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Crescent Blues Book ViewsSt. Martin's Minotaur (Paperback), ISBN 0-312-97792-1
This book confused me. It leapt relentlessly from character to character, from philosophy to geology, and from mystery to personal relationship problems. I wanted to like it, to be involved, to be unable to stop reading, but that didn't happen. The book kept forcing me to backtrack to figure out who this was, or what that meant. Unfortunately, sometimes that happens when you join a sleuth mid-series.

Book: Sarah andrews, an eye for goldThe FBI offers unemployed forensic geologist Em Hansen a job acting as an assistant in a fraud investigation involving a billion-dollar gold mine in Nevada. At the same time, the mother of Em's Mormon boyfriend makes Em uncertain about the future of any romantic relationship with the man. A fire rages. Someone kills a woman who may be a whistleblower before she can publicize the environmental impact of an impending mining operation. A geologist disappears. Native Americans provide some mystical elements. Then we meet a bunch of rodents, which seem to be either endangered or spreading. Determining which qualifies as a major detecting job all by itself.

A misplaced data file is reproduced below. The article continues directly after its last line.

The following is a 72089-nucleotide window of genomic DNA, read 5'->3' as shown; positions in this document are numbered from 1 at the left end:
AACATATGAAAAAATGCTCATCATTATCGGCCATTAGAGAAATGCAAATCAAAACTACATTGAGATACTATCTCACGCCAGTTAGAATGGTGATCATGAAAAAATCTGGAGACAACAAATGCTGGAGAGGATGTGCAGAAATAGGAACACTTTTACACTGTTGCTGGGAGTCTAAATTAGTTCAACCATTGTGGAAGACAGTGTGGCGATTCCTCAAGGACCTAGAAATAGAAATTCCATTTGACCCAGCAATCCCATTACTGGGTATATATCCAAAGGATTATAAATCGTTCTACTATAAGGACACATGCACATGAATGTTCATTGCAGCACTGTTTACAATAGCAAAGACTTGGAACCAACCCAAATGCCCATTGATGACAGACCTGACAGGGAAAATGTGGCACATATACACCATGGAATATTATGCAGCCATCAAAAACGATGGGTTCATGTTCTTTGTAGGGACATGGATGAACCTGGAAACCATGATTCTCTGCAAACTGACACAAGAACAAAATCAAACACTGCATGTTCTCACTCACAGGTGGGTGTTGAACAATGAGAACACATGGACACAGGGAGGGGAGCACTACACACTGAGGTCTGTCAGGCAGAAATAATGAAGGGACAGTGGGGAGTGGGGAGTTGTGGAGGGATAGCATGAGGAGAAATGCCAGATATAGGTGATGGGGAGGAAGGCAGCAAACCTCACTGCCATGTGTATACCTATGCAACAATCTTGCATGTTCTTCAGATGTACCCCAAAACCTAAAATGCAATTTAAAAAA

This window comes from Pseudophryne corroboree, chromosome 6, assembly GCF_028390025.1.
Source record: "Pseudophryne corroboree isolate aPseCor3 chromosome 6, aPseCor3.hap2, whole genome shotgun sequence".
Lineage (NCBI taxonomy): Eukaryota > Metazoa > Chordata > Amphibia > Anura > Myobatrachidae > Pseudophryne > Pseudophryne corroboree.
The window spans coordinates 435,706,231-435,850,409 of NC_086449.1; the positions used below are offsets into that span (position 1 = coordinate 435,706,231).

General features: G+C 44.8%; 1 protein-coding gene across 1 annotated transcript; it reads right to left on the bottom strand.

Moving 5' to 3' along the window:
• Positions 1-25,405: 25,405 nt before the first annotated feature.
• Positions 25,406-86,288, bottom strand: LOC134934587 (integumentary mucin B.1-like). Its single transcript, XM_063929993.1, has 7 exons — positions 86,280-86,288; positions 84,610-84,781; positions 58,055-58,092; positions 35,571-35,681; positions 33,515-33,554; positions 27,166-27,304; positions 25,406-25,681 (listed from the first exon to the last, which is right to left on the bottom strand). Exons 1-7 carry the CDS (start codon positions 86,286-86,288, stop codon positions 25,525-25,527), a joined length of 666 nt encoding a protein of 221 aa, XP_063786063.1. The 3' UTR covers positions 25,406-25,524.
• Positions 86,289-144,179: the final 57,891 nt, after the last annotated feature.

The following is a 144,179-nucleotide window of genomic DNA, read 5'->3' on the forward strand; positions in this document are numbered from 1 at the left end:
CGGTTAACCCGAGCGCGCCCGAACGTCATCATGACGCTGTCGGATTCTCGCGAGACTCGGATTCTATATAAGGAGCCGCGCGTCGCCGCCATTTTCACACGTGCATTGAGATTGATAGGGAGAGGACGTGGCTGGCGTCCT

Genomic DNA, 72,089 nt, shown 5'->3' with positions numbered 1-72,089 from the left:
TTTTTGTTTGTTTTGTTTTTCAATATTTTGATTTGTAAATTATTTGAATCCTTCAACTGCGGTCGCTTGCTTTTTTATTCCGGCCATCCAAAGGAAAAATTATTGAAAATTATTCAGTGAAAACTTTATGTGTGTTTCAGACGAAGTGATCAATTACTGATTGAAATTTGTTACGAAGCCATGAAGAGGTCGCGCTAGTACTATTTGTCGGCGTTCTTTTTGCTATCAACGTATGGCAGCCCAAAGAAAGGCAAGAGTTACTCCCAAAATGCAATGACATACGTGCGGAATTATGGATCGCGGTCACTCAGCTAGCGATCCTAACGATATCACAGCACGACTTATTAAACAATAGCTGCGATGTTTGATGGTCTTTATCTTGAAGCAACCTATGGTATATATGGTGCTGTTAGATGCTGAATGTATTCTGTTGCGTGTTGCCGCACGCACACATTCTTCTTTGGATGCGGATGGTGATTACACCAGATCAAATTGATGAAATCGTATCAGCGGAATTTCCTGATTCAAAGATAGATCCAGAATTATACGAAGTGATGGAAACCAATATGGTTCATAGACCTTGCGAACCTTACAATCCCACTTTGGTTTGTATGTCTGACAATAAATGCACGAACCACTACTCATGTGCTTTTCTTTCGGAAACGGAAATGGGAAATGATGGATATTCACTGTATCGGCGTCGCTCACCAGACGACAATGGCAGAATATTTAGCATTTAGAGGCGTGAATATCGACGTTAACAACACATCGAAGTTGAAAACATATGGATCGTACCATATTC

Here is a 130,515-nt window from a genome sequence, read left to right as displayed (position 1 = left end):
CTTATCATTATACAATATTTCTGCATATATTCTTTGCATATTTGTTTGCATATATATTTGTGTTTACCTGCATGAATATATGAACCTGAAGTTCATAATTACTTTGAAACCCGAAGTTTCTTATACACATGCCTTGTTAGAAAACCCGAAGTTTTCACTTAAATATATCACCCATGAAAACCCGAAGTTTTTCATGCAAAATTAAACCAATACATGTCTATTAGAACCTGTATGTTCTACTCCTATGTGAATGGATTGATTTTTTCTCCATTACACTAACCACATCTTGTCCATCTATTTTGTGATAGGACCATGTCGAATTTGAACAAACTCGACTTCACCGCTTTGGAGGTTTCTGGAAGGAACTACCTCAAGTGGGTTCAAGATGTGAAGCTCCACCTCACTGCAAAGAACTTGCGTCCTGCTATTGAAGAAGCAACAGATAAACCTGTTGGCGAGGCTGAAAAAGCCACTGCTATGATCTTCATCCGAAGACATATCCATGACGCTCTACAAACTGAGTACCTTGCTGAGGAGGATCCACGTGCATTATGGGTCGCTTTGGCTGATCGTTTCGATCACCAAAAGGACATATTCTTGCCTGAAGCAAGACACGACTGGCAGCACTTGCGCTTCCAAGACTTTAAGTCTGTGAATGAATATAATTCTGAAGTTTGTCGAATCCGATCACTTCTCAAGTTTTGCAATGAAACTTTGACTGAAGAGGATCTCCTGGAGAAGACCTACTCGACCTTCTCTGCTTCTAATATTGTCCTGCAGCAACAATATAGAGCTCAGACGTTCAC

I really wanted to like An Eye for Gold, but I spent more time going back, trying to find where I lost the thread than I did enjoying the book. The obscurity of the plot is a shame, because Em proved to be an engaging character. Not only that, I'd like to visit Nevada and learn more about what a forensic geologist does. From An Eye for Gold, I think Em works as a detective. I think.

Of course, I could just be having a bad hair day -- something it helps to remember whenever you read anyone's opinion of a book.

Patricia Lucas White

Click here to read Dawn Goldsmith's review of An Eye for Gold.

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